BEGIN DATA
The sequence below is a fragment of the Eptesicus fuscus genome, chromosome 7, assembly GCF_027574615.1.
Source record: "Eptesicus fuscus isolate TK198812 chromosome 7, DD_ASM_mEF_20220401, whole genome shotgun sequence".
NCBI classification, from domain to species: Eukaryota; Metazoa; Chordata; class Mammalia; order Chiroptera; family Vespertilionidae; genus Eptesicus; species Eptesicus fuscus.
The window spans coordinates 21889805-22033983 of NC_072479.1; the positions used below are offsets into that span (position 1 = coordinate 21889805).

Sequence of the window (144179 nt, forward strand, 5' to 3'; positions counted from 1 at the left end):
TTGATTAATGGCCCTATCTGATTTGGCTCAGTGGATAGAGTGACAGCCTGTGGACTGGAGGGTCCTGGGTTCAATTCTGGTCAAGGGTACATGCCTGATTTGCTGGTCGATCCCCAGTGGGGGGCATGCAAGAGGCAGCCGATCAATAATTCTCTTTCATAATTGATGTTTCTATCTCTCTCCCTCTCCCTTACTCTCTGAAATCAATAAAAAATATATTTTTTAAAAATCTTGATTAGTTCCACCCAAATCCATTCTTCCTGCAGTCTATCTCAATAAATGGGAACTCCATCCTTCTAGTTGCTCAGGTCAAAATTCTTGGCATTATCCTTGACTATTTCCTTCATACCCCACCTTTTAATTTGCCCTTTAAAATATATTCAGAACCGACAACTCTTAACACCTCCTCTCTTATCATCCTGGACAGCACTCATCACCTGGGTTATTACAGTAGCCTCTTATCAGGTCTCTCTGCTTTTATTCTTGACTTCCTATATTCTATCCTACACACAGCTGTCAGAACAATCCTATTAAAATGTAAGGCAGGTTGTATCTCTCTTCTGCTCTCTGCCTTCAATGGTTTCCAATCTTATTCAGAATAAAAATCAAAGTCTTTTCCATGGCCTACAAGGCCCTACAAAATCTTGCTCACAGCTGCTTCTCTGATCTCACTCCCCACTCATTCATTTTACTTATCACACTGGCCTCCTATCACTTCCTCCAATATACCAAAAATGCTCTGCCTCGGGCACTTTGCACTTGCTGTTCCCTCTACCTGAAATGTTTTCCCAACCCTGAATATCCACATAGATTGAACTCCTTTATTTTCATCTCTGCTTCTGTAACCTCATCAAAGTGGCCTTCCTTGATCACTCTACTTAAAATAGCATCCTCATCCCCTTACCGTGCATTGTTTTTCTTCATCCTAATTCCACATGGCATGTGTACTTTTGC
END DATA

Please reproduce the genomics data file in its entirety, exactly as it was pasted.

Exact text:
The sequence below is a fragment of the Eptesicus fuscus genome, chromosome 7, assembly GCF_027574615.1.
Source record: "Eptesicus fuscus isolate TK198812 chromosome 7, DD_ASM_mEF_20220401, whole genome shotgun sequence".
NCBI classification, from domain to species: Eukaryota; Metazoa; Chordata; class Mammalia; order Chiroptera; family Vespertilionidae; genus Eptesicus; species Eptesicus fuscus.
The window spans coordinates 21889805-22033983 of NC_072479.1; the positions used below are offsets into that span (position 1 = coordinate 21889805).

Sequence of the window (144179 nt, forward strand, 5' to 3'; positions counted from 1 at the left end):
TTGATTAATGGCCCTATCTGATTTGGCTCAGTGGATAGAGTGACAGCCTGTGGACTGGAGGGTCCTGGGTTCAATTCTGGTCAAGGGTACATGCCTGATTTGCTGGTCGATCCCCAGTGGGGGGCATGCAAGAGGCAGCCGATCAATAATTCTCTTTCATAATTGATGTTTCTATCTCTCTCCCTCTCCCTTACTCTCTGAAATCAATAAAAAATATATTTTTTAAAAATCTTGATTAGTTCCACCCAAATCCATTCTTCCTGCAGTCTATCTCAATAAATGGGAACTCCATCCTTCTAGTTGCTCAGGTCAAAATTCTTGGCATTATCCTTGACTATTTCCTTCATACCCCACCTTTTAATTTGCCCTTTAAAATATATTCAGAACCGACAACTCTTAACACCTCCTCTCTTATCATCCTGGACAGCACTCATCACCTGGGTTATTACAGTAGCCTCTTATCAGGTCTCTCTGCTTTTATTCTTGACTTCCTATATTCTATCCTACACACAGCTGTCAGAACAATCCTATTAAAATGTAAGGCAGGTTGTATCTCTCTTCTGCTCTCTGCCTTCAATGGTTTCCAATCTTATTCAGAATAAAAATCAAAGTCTTTTCCATGGCCTACAAGGCCCTACAAAATCTTGCTCACAGCTGCTTCTCTGATCTCACTCCCCACTCATTCATTTTACTTATCACACTGGCCTCCTATCACTTCCTCCAATATACCAAAAATGCTCTGCCTCGGGCACTTTGCACTTGCTGTTCCCTCTACCTGAAATGTTTTCCCAACCCTGAATATCCACATAGATTGAACTCCTTTATTTTCATCTCTGCTTCTGTAACCTCATCAAAGTGGCCTTCCTTGATCACTCTACTTAAAATAGCATCCTCATCCCCTTACCGTGCATTGTTTTTCTTCATCCTAATTCCACATGGCATGTGTACTTTTGC